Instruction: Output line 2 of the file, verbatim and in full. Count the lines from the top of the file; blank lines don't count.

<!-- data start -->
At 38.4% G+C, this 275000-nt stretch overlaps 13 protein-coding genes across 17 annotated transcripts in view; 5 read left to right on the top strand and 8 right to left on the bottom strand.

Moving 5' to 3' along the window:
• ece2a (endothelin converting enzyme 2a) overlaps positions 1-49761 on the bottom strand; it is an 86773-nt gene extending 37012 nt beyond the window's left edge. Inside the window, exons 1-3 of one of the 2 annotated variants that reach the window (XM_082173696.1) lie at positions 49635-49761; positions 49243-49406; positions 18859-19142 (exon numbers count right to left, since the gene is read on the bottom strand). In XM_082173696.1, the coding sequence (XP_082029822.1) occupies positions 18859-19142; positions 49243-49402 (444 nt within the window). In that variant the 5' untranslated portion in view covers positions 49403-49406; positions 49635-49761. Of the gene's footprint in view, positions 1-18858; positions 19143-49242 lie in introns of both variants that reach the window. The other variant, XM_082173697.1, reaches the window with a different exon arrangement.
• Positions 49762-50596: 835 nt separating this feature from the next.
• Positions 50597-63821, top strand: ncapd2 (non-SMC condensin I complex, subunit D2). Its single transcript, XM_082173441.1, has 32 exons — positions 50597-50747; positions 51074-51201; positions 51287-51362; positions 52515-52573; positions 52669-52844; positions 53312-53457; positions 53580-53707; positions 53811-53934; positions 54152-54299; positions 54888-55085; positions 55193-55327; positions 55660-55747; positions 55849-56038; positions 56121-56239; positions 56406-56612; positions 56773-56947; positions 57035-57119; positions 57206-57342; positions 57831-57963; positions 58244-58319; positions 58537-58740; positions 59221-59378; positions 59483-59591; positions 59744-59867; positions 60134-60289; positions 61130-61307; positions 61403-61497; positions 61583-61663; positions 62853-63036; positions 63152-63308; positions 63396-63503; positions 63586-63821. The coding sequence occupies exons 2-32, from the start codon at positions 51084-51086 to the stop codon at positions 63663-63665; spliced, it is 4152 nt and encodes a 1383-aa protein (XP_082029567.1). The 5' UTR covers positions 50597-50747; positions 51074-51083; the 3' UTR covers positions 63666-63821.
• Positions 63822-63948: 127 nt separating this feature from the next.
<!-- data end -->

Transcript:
Moving 5' to 3' along the window: